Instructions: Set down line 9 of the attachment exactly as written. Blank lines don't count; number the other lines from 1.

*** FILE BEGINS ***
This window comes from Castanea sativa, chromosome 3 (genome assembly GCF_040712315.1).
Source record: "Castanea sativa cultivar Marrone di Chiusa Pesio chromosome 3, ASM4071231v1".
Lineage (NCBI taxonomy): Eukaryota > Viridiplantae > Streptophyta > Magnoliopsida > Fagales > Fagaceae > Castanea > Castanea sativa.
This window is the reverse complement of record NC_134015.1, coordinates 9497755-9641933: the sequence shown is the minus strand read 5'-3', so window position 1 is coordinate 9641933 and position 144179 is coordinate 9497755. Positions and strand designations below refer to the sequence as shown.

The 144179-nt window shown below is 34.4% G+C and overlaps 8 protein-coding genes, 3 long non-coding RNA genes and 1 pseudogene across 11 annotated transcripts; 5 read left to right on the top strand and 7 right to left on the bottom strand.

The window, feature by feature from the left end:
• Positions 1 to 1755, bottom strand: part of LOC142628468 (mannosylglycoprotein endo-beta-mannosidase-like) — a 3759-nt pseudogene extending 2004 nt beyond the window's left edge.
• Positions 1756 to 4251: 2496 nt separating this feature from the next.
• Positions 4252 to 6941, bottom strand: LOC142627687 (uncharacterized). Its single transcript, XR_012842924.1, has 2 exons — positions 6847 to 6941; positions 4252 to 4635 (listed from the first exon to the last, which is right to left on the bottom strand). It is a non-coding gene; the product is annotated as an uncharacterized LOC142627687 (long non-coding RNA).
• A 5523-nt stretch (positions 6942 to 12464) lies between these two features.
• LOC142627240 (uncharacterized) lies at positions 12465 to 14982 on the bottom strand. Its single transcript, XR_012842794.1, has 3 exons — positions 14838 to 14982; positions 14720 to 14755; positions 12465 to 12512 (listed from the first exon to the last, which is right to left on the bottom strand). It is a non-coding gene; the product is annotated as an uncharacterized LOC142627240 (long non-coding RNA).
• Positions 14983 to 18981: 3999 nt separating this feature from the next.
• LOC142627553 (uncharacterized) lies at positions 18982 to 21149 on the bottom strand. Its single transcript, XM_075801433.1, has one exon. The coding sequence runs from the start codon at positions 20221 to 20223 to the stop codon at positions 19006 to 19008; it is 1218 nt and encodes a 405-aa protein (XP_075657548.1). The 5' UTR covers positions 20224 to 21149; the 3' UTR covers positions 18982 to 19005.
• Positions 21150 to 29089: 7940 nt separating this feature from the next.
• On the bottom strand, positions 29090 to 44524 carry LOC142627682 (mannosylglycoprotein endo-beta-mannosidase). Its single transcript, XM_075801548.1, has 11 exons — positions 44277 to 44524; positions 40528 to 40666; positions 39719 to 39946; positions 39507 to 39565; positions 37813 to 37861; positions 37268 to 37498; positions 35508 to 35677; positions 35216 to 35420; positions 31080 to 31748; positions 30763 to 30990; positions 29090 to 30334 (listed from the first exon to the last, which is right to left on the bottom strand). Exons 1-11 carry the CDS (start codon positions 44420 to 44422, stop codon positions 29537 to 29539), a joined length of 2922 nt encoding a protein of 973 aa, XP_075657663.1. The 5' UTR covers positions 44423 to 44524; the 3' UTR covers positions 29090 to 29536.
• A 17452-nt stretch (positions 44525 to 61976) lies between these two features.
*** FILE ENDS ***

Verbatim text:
• Positions 4252 to 6941, bottom strand: LOC142627687 (uncharacterized). Its single transcript, XR_012842924.1, has 2 exons — positions 6847 to 6941; positions 4252 to 4635 (listed from the first exon to the last, which is right to left on the bottom strand). It is a non-coding gene; the product is annotated as an uncharacterized LOC142627687 (long non-coding RNA).